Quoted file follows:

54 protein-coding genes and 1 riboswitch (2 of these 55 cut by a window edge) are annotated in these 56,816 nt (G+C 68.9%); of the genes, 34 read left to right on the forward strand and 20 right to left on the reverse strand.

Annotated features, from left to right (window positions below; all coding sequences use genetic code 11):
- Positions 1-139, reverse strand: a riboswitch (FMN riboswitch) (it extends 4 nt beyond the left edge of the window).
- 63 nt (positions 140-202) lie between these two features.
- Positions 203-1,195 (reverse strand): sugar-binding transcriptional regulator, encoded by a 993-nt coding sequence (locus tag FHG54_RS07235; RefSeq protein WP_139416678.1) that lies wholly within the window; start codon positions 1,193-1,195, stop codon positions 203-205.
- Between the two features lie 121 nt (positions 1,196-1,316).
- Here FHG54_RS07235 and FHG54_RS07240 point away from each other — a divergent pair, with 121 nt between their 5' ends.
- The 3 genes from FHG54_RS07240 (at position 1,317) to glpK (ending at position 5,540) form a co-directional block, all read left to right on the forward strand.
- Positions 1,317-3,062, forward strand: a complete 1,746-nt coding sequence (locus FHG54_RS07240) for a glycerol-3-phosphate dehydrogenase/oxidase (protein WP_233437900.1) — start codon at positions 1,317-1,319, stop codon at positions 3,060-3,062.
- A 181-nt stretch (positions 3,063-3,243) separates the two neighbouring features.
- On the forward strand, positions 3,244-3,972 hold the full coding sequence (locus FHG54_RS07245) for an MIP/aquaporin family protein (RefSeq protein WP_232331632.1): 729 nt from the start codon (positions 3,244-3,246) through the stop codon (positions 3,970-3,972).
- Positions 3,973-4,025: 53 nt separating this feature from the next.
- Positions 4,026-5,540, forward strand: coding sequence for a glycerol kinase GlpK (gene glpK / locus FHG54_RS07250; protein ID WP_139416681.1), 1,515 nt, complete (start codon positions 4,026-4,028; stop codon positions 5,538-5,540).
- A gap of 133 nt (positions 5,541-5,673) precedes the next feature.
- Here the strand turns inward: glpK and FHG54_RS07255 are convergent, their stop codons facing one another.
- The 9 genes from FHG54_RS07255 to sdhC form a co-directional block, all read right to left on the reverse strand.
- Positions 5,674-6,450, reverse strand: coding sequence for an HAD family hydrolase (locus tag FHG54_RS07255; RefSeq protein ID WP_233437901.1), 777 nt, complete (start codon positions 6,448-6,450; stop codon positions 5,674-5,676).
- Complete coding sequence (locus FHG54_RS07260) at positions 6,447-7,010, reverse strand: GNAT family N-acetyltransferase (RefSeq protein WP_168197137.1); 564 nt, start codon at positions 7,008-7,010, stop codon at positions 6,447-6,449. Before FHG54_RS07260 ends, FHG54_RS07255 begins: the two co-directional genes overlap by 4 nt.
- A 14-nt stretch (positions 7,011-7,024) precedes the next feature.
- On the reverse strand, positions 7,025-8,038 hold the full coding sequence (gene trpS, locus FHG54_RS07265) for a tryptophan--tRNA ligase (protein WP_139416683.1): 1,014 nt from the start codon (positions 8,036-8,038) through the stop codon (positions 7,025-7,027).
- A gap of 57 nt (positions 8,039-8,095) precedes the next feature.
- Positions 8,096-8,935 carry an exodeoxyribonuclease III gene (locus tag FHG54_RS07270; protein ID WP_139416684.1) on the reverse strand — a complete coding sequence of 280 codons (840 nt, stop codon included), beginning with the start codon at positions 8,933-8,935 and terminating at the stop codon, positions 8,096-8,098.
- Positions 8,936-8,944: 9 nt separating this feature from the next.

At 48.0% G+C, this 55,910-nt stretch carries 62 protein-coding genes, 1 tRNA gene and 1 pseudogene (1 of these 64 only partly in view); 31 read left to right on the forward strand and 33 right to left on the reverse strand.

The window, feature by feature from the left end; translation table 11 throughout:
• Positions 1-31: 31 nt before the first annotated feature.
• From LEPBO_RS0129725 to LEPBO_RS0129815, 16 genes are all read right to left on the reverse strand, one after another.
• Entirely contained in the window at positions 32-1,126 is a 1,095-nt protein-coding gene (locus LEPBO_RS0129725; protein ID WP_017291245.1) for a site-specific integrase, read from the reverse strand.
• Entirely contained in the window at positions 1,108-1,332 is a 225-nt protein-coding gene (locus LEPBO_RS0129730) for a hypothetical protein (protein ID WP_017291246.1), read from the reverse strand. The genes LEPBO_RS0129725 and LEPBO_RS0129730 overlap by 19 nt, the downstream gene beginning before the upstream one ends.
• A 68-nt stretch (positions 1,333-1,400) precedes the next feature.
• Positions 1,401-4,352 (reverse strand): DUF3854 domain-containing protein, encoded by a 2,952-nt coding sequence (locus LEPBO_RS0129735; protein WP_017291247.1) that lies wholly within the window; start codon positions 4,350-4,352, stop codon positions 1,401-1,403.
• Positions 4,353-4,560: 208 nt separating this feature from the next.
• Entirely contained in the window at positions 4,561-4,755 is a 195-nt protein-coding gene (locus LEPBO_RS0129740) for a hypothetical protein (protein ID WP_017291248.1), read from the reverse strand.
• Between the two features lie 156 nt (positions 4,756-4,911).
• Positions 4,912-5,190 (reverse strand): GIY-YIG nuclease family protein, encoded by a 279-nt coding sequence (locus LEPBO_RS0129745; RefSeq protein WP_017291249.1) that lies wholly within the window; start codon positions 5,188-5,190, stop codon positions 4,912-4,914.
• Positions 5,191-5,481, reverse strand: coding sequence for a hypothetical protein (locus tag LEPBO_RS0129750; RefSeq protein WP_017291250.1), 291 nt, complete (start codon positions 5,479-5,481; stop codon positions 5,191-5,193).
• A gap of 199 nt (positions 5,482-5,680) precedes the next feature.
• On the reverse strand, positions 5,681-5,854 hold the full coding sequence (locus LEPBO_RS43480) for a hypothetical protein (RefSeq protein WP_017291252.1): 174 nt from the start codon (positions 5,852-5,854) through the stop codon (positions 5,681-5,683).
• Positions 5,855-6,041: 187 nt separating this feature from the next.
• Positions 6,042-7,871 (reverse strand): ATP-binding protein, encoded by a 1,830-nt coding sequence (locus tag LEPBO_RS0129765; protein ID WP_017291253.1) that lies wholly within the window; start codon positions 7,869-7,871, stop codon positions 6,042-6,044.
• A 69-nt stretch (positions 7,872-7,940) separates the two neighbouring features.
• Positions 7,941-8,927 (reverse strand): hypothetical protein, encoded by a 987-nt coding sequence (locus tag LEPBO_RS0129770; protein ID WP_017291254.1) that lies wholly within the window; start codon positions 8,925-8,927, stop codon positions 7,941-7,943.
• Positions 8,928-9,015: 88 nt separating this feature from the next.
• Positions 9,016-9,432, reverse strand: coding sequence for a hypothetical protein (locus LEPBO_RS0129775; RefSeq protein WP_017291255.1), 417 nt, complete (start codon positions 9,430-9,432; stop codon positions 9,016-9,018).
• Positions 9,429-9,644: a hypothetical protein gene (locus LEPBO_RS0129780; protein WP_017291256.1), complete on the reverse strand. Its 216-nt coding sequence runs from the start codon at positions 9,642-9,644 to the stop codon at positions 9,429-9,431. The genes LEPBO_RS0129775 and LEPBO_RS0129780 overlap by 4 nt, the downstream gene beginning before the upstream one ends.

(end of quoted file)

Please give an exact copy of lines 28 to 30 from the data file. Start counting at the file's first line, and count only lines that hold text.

• Entirely contained in the window at positions 32-1,126 is a 1,095-nt protein-coding gene (locus LEPBO_RS0129725; protein ID WP_017291245.1) for a site-specific integrase, read from the reverse strand.
• Entirely contained in the window at positions 1,108-1,332 is a 225-nt protein-coding gene (locus LEPBO_RS0129730) for a hypothetical protein (protein ID WP_017291246.1), read from the reverse strand. The genes LEPBO_RS0129725 and LEPBO_RS0129730 overlap by 19 nt, the downstream gene beginning before the upstream one ends.
• A 68-nt stretch (positions 1,333-1,400) precedes the next feature.